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Sisters of The Revolution : A Femimist Speculative Fiction Anthology Paperback – 3 Jul 2015
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"Including stories from the 1970s to the present day, the collection seeks to expand the conversation about feminism while engaging the reader in a wealth of imaginative ideas. From the literary heft of Angela Carter to the searing power of Octavia Butler, Sisters of the Revolution gathers daring examples of speculative fiction's engagement with feminism." --Buzzfeed
"The respected editorial team presents 29 stories of feminist speculative fiction from the 60s to now, by a very impressive roster of writers including Octavia E. Butler, Ursula K. Le Guin, Angela Carter, Nalo Hopkinson, and James Tiptree, Jr." --Locus Online
"Ann and Jeff VanderMeer are responsible for some of the best anthologies of recent years, and in Sisters Of The Revolution they look to have done it again. The book is a comprehensive, genre-spanning collection of horror, fantasy and science-fiction from female authors. --This is Horror
"This book is a must-read for fans of speculative fiction, feminist or not, and would be an exciting text to build a women's studies course around." --World Literature Today
"This 'highly curated' collection of feminist speculative fiction definitely bears the VanderMeer stamp: not only choosing their stories from every genre of the fantastic, including horror and fantasy but offering a greater preponderance of the surreal and the richly grotesque than one might expect in an anthology on this theme." --The New York Review of Science Fiction
"The stories here were written between the 1970s and the present day, with emerging authors such as Nnedi Okorafor side by side with established voices including Angela Carter and Octavia Butler. Highlights include Kelley Eskridge's tale of an actor equally at home playing John the Baptist or Salome, a story of gender fluidity heavy with desire; James Tiptree Jr's 'The Screwfly Solution', a chilling account of society falling apart as men's sexual and violent impulses combine; and Carter's masterful examination of the Lizzie Borden case, a vivid depiction of life in the 19th century, when three women could be owned by one man through marriage, birth or contract. This is a fine anthology." --The Guardian
"I like this book. I like this book a lot: there is not a bad story in the collection, and very few that feel slight or weak." --Strange Horizons
About the Author
The founder of the award-winning Buzzcity Press, Ann VanderMeer currently serves as an acquiring fiction editor for Tor.com, Cheeky Frawg Books, and Weirdfictionreview.com. She was the editor-in-chief for Weird Tales for five years, during which time she was nominated three times for the Hugo Award, winning one. Along with nominations for the Shirley Jackson Award, she also has won a World Fantasy Award and a British Fantasy Award.. A three-time World Fantasy Award winner and 13-time nominee, Jeff VanderMeer has been a finalist for the Nebula, Hugo, Philip K. Dick, and Shirley Jackson Awards. His nonfiction appears in The New York Times Book Review, The Guardian and The Los Angeles Times, among others. He is the cofounder of Weirdfictionreview.com and Cheeky Frawg Books.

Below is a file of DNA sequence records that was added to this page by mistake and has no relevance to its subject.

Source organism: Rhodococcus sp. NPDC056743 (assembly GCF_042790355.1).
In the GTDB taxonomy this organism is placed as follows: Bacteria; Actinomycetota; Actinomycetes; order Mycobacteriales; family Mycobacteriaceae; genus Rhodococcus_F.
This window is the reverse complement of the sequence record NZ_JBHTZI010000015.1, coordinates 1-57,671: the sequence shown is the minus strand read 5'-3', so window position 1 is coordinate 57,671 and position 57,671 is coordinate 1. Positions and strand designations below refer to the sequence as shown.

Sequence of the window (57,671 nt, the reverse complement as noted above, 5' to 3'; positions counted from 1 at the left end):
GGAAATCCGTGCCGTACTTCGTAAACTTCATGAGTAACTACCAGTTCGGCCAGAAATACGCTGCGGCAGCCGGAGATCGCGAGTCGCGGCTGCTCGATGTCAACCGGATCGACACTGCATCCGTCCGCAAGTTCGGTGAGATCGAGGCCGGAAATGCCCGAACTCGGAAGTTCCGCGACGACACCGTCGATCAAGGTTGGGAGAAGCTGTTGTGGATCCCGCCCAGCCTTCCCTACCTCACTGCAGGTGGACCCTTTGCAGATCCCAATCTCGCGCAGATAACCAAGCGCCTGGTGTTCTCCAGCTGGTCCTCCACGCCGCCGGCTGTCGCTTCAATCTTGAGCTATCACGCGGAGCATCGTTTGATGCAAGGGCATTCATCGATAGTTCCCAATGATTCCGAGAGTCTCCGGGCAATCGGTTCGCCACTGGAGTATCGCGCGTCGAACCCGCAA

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It starts with a story, written as a news report, about a woman whose words are considered so dangerous no one is allowed to report them.
I had only read one of the stories previously, one by Octavia E Butler, which was also in her Bloodchild short story collection, and it was a joy to read again. Other highlights were "The Woman Who Thought She Was a Planet" by Vandana Singh and "The Screwfly Solution" by James Tiptree Jr.
The "Glass Bottle Trick" was a wonderful modern version of the Blackbeard tale with a heartbreaking twist. "The Perfect Married Woman" was the funniest and perhaps the strangest tale, about the nature of doors.
But really there are no weak links here. Each story is well chosen and adds something new to the conversation. Very well done.
Most helpful customer reviews on Amazon.com
That said, there weren't any stories in here that were so inspiringly excellent that I immediately wanted to track down everything the author ever wrote- that's why I'm giving it four rather than five stars. The Grammarian's Five Daughters by Eleanor Arnason was close though.
This collection is the ultimate example of the breadth and depth speculative fiction can achieve as serious literature. Every one of these stories conveys a literary message that could not be conveyed without its fantastical premise. The stories are different in style, tone, length, era, and genre, providing a broad survey of the world of speculative fiction. There are no poorly developed characters, no mindless battle scenes, no kludgy jargon—none of the failings of mainstream and pulp, but with all the inventiveness and creativity.
I plan to buy this book for every woman in my life, but especially for every male science fiction fan.